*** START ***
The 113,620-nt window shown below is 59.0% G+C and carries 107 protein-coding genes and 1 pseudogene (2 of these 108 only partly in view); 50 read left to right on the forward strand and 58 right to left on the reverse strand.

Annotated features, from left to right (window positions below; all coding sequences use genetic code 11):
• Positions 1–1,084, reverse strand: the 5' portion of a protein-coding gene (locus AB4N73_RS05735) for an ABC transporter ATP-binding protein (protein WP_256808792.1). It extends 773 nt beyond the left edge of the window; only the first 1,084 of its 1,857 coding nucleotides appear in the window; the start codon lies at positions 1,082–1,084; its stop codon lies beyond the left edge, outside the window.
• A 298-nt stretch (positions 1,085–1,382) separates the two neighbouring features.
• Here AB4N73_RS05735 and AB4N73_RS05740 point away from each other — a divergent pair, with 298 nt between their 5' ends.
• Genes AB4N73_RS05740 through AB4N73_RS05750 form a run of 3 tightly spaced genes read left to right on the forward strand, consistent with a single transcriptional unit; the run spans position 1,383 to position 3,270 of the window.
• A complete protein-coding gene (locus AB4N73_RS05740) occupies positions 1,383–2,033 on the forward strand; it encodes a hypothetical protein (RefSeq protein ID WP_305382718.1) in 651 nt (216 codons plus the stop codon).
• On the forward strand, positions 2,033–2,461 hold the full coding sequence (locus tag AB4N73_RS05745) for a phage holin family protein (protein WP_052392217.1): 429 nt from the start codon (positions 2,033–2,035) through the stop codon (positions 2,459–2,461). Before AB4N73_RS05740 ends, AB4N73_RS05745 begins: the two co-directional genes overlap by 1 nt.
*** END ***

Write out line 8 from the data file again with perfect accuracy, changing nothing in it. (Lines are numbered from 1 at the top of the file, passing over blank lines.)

• On the forward strand, positions 2,033–2,461 hold the full coding sequence (locus tag AB4N73_RS05745) for a phage holin family protein (protein WP_052392217.1): 429 nt from the start codon (positions 2,033–2,035) through the stop codon (positions 2,459–2,461). Before AB4N73_RS05740 ends, AB4N73_RS05745 begins: the two co-directional genes overlap by 1 nt.